"When tillage begins, other arts follow. The farmers, therefore, are the founders of human civilization." There can be little dispute that food production is of vital interest to any nation’s security and economy. For this reason, the United States Congress, like many other legislatures around the world, has accorded special treatment to the agricultural industry, and particularly to farmers. One example of this special treatment is the Capper-Volstead Act, which provides farmers with immunity from antitrust liability for joint conduct undertaken by and through an “association” of producers.


The Fourth Amendment Stripped Bare: Substantiating Prisoners' Reasonable Right To Bodily Privacy, Meher Babbar 2021 Northwestern Pritzker School of Law

The Fourth Amendment Stripped Bare: Substantiating Prisoners' Reasonable Right To Bodily Privacy, Meher Babbar

Northwestern University Law Review

Prisoners’ rights to bodily privacy under the Fourth Amendment are limited, allowing detention officials to strip-search them for contraband. The extent to which the Fourth Amendment protects prisoners, however, is uncertain. Questions regarding whether strip searches require reasonable suspicion and the manner in which officials may conduct strip searches have troubled courts for decades. In the absence of clear guidance from the Supreme Court, courts have reached inconsistent conclusions, imperiling the human rights and dignity of prisoners. This Note argues that courts should define and apply prisoners’ rights to bodily privacy with reference to international human-rights law, specifically the United ...


Information Fiduciaries And Political Microtargeting: A Legal Framework For Regulating Political Advertising On Digital Platforms, Kimberly Rhum 2021 Northwestern Pritzker School of Law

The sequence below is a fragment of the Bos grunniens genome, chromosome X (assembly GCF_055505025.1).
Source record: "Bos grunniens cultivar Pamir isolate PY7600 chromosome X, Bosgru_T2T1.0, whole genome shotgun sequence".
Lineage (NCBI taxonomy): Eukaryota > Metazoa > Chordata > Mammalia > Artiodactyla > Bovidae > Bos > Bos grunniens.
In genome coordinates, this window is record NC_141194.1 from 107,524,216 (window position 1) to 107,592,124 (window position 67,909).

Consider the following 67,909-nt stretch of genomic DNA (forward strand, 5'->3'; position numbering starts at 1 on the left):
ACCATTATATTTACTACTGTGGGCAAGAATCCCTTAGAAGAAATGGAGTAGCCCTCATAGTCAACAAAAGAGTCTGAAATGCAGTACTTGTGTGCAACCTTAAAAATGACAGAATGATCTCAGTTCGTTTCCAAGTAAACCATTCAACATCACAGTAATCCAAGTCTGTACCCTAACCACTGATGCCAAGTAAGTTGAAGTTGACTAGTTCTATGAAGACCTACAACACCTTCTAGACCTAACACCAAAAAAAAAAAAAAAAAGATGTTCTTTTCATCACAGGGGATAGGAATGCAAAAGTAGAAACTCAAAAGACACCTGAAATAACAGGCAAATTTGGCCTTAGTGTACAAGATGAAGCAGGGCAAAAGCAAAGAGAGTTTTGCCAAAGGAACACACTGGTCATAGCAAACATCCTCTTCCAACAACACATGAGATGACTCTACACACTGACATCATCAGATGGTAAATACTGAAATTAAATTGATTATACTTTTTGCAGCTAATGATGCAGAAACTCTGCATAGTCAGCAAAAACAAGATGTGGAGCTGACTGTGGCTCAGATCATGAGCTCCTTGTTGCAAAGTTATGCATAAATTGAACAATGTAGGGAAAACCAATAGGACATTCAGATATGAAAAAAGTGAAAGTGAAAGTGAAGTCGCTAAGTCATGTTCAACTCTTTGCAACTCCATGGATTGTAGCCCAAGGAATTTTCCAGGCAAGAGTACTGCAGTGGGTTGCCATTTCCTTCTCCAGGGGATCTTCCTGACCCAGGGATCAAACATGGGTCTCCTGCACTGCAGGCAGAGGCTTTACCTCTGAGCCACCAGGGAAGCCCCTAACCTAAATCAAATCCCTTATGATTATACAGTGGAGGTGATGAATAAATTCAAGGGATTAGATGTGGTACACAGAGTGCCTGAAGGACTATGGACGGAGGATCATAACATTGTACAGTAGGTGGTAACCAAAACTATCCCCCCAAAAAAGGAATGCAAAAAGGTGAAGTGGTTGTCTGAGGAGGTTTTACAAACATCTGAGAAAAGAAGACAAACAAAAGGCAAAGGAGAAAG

Information Fiduciaries And Political Microtargeting: A Legal Framework For Regulating Political Advertising On Digital Platforms, Kimberly Rhum

Northwestern University Law Review

Digital technologies have taken individualized advertising to an unprecedented level. But the convenience and efficiency of such highly tailored content comes at a high price: unbridled access to our personal data. The rise of sophisticated data-driven practices, otherwise known as “Big Data,” enables large datasets to be analyzed in ways that reveal useful patterns about human behavior. Thanks to these novel analytical techniques, businesses can cater to individual consumer needs better than ever before. Yet the opportunities presented by Big Data pose new ethical challenges.

Significant scholarly research has examined algorithmic discrimination and consumer manipulation, as well as the ways ...


Administrative Law In The Automated State, Cary Coglianese 2021 University of Pennsylvania Law School

Administrative Law In The Automated State, Cary Coglianese

Faculty Scholarship at Penn Law